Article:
The BBC World Service Radio pips (or beeps) are an iconic aspect of the radio program broadcast around the planet by shortwave radio as well as the internet now.

The 2 minute podcast A brand new sound for the BBC World Service has the annotation:

There's a brand new sound for the BBC World Service with a new signature tune and complementary music for key programmes across our network.

The music was composed by Mcasso, one of the UK's leading music and sound companies. We went along to film their recording with the string section of the BBC Concert Orchestra at Angel Recording Studios in Islington, London.

(Photo: BBC Concert Orchestra. Credit: BBC)

Release date: 10 September 2018

The pips are described in Wikipedia:

There are six pips (short beeps) in total, which occur on each of the 5 seconds leading up to the hour and on the hour itself. Each pip is a 1 kHz tone (about halfway between musical B5 and C6) the first five of which last a tenth of a second each, while the final pip lasts half a second. The actual moment when the hour changes – the "on-time marker" – is at the very beginning of the last pip.

I believe that the A above "middle C" on a piano is the one commonly matched to 440 Hz, so I am guessing that C6 in the quote is the one two octaves above "middle C".

Question: Is there any way to know exactly how far the orchestra would have had to be "de-tuned" to perfectly match the 1 kHz tone? Which would require less adjustment, writing the piece in the key of B or in C?

"bonus points" if someone knows if they in fact did tune accordingly, or if it was so close that they didn't.

below: Screenshot from the linked BBC page, though it's out of focus and difficult to read. Also, the title is "Business Daily" and so this may not even be the correct score.

BBC World Service musical score

below: Greenwich Time Signal 1970.jpg from here.

BBC's Greenwich Time Signal Machine from 1970's

  • 1
    B5 is 987.7666024017 Hz, C6 is 1046.5022610267 Hz, so B5 is closer, but 1000 Hz would sound like a B that's almost an eighth tone sharp, which is definitely noticeable. Commented Sep 12, 2018 at 7:39
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    @YourUncleBob that looks a lot like the answer to my question; I don't think that there's anything missing. Would you consider posting it as one?
    – uhoh
    Commented Sep 12, 2018 at 7:43
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    Years ago as a kid playing guitar with no good tuners available, I used the BBC pips as a B reference.
    – Tim
    Commented Sep 12, 2018 at 9:25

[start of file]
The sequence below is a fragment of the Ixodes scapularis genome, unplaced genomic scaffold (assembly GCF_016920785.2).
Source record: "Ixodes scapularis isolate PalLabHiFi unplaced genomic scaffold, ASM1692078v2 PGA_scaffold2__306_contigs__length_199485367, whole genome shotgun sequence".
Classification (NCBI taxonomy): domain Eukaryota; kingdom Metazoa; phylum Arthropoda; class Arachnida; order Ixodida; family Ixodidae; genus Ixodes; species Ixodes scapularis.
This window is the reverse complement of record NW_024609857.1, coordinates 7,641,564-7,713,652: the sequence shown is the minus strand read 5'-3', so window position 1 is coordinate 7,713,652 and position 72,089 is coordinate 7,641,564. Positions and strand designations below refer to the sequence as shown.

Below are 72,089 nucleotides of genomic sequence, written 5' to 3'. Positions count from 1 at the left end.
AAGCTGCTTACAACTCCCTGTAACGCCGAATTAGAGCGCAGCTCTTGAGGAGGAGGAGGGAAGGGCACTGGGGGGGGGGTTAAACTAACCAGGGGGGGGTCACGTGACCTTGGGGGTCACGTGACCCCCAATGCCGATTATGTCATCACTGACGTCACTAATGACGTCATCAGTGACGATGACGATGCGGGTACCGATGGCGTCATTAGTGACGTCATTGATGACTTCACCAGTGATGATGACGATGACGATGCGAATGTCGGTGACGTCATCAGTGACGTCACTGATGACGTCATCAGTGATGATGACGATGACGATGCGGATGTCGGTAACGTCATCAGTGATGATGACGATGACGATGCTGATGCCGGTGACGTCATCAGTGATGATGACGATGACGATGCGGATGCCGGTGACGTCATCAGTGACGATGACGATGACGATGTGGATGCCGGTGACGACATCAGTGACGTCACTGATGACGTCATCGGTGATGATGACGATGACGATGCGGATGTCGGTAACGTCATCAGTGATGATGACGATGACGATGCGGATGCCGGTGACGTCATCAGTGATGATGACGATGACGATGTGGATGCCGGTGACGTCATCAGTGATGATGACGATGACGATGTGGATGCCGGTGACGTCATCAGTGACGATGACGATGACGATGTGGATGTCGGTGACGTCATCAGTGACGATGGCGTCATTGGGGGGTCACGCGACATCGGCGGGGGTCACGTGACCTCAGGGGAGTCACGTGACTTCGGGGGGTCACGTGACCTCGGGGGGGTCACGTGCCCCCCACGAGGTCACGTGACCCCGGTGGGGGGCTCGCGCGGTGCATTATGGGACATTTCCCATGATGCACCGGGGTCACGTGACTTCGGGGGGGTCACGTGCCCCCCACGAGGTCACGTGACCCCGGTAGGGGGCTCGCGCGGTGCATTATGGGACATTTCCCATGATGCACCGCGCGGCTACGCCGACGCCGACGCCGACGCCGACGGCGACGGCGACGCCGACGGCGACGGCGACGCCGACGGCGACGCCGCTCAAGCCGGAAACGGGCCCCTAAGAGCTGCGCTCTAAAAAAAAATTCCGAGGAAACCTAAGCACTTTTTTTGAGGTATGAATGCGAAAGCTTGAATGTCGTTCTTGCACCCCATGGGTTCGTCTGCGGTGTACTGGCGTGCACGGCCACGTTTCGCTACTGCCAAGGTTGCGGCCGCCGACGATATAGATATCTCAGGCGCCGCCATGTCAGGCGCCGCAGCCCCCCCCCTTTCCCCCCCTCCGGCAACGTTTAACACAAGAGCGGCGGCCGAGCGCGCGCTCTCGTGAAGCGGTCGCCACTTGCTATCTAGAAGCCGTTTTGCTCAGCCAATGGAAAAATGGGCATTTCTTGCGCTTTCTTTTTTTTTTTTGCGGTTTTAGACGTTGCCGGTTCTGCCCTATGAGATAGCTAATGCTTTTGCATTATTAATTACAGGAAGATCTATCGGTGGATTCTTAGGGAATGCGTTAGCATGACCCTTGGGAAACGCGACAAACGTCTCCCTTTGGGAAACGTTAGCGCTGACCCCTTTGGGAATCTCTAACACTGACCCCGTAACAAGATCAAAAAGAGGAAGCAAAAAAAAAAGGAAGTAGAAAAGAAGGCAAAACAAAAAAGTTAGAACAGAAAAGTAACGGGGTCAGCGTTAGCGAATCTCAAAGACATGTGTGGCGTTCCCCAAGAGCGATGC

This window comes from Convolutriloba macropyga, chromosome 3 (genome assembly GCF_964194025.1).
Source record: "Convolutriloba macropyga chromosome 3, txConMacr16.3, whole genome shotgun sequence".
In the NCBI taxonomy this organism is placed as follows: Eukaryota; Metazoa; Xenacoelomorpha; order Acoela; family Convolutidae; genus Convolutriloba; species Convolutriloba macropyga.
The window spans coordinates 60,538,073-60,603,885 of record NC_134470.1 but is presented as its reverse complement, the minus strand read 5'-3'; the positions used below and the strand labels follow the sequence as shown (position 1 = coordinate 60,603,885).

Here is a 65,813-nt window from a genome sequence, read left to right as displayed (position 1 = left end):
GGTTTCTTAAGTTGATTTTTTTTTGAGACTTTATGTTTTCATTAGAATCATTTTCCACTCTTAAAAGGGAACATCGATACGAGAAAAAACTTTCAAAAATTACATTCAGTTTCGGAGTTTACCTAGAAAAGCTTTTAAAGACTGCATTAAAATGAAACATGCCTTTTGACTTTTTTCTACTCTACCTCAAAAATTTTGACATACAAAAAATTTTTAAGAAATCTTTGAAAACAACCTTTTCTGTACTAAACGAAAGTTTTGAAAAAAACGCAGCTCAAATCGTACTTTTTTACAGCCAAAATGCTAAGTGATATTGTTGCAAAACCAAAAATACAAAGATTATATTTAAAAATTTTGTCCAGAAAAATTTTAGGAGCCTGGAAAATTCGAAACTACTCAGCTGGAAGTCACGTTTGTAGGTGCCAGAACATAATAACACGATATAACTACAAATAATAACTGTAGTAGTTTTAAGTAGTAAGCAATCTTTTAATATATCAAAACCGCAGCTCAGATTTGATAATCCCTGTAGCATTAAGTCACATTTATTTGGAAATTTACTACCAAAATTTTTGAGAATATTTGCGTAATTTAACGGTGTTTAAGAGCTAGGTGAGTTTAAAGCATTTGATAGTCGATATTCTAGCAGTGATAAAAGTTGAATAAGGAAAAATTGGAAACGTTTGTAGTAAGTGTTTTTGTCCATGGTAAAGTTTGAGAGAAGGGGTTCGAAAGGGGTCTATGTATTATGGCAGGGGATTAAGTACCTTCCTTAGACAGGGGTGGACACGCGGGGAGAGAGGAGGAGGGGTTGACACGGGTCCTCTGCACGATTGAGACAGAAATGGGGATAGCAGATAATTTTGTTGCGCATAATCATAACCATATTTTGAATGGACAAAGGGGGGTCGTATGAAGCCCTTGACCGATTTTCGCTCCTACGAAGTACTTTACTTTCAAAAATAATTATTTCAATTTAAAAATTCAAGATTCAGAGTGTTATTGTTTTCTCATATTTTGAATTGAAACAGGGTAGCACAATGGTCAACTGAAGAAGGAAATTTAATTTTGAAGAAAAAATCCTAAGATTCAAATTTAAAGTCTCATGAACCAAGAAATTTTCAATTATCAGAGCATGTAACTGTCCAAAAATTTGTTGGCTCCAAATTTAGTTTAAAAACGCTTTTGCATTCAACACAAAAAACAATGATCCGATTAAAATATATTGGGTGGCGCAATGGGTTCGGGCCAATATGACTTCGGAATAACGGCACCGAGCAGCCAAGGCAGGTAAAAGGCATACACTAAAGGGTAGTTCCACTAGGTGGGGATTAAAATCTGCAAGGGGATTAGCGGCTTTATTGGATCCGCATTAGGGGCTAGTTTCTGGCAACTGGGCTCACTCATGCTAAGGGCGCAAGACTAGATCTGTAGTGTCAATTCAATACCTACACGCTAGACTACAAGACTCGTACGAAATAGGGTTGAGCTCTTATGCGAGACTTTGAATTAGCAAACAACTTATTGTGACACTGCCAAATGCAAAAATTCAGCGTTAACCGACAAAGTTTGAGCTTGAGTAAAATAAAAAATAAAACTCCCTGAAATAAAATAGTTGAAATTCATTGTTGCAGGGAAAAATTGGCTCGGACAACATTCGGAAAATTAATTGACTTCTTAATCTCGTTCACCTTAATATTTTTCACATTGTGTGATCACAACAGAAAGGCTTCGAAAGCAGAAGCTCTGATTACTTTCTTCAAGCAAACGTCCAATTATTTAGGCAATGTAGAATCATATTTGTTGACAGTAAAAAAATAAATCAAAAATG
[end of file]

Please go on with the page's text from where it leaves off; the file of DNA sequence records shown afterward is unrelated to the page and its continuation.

• 2
    I read a story some time ago, maybe as many as 10 years ago, that a music professor wrote to the BBC to say that the pitch had dropped and it was now close to B flat. He requested that this be the new standard. However, they checked the equipment, found a fault, and restored the 1kHz. Unfortunately, I have failed to find a reference fie this story.
    – badjohn
    Commented Sep 12, 2018 at 14:37
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    At one point, I thought it might have been an idea to have the beeps go - b b BBC... at concert pitch.
    – Tim
    Commented Sep 12, 2018 at 16:53

1 Answer 1


The frequencies of B5 and C6, when using standard 440Hz tuning, are:

B5:  987.767 Hz  
C6: 1046.502 Hz

As you can see, 1000Hz is closer to B5. Using the standard way of describing pitch on a logarithmic scale, where a semitone is divided into 100 cents, we find that either:

1000Hz = B5 + 21.31 cents
1000Hz = C6 - 78.69 cents

A tuning difference of 21 cents would be clearly audible, even to the untrained ear.

In terms of tuning the orchestra to match the 1000Hz pips, they'd have to be tuned to:

A4 = 445.449 Hz

for B5 to be 1000Hz. This isn't really a radical detuning for classical instruments. At various times throughout history, pitches as high as 452Hz were used as standard; even today, some orchestras tune as high as 443Hz (see: History of pitch standards in Western music).

When tuning down to get C6 to be 1000Hz, they'd have to go as low as:

A4 = 420.448 Hz

As for the fragment heard in the podcast, the pips you hear in it are actually tuned to 1001.6Hz, with the orchestra roughly in tune with it (but slightly flat to my ears), so it's not clear what's going on there; maybe we're not hearing the final product, or the video was sped up slightly during the editing or transfer to the video format used on the website.

  • I think if you asked the string section to tune up to 445 you might get a revolt. That would be very stressful on the instruments. Better to tune down to a nice 1800-style level, setting C to 500 Hz and A proportionately low Commented Sep 12, 2018 at 15:19
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    @CarlWitthoft Apparently the Berliner Philharmoniker used to tune to 445 under von Karajan, and have now dropped to 443. I'm guessing he had the authority to quell any revolt :-) Commented Sep 12, 2018 at 15:27
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    @CarlWitthoft I've added a flat tuning for those worried about breaking their instruments or being decapitated by snapped strings. Commented Sep 12, 2018 at 15:38
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    You added a good point there at the end - with the exception of a live performance, it's trivial to shift the pitch of the entire orchestra in post-processing. Commented Sep 12, 2018 at 19:27
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    Actually when you embed the tone as third in a gis minor triad you gain 14ct for free so the difference in this particular chord reduces to 7ct. Regarding strings: Some string concerts are written in Es in order to damp the main strings. In that case solists are advised to raise the tuning of their instrument by a semitone so that it regains the brilliance of the resonating strings. Commented Sep 13, 2018 at 7:20

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